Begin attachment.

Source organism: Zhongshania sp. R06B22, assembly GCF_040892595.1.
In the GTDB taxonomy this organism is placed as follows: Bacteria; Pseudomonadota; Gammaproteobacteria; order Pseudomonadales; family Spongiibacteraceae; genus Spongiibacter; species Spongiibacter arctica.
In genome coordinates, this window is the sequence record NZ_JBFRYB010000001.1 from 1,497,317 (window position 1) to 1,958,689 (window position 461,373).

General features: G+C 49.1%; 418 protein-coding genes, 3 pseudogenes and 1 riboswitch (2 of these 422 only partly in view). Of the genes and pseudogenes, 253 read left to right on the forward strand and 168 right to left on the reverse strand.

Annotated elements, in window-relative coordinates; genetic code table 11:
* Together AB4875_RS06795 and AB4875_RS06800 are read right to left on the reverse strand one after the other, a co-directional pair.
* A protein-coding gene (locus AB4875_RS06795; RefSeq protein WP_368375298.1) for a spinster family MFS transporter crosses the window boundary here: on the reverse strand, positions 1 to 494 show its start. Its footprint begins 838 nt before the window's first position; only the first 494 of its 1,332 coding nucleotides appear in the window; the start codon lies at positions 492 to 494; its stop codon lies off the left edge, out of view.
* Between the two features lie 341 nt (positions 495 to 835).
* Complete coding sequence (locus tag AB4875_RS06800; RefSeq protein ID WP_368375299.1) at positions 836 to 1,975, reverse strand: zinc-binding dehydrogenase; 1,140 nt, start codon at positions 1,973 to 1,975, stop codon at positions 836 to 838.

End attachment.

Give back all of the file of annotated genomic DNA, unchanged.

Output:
Source organism: Zhongshania sp. R06B22, assembly GCF_040892595.1.
In the GTDB taxonomy this organism is placed as follows: Bacteria; Pseudomonadota; Gammaproteobacteria; order Pseudomonadales; family Spongiibacteraceae; genus Spongiibacter; species Spongiibacter arctica.
In genome coordinates, this window is the sequence record NZ_JBFRYB010000001.1 from 1,497,317 (window position 1) to 1,958,689 (window position 461,373).

General features: G+C 49.1%; 418 protein-coding genes, 3 pseudogenes and 1 riboswitch (2 of these 422 only partly in view). Of the genes and pseudogenes, 253 read left to right on the forward strand and 168 right to left on the reverse strand.

Annotated elements, in window-relative coordinates; genetic code table 11:
* Together AB4875_RS06795 and AB4875_RS06800 are read right to left on the reverse strand one after the other, a co-directional pair.
* A protein-coding gene (locus AB4875_RS06795; RefSeq protein WP_368375298.1) for a spinster family MFS transporter crosses the window boundary here: on the reverse strand, positions 1 to 494 show its start. Its footprint begins 838 nt before the window's first position; only the first 494 of its 1,332 coding nucleotides appear in the window; the start codon lies at positions 492 to 494; its stop codon lies off the left edge, out of view.
* Between the two features lie 341 nt (positions 495 to 835).
* Complete coding sequence (locus tag AB4875_RS06800; RefSeq protein ID WP_368375299.1) at positions 836 to 1,975, reverse strand: zinc-binding dehydrogenase; 1,140 nt, start codon at positions 1,973 to 1,975, stop codon at positions 836 to 838.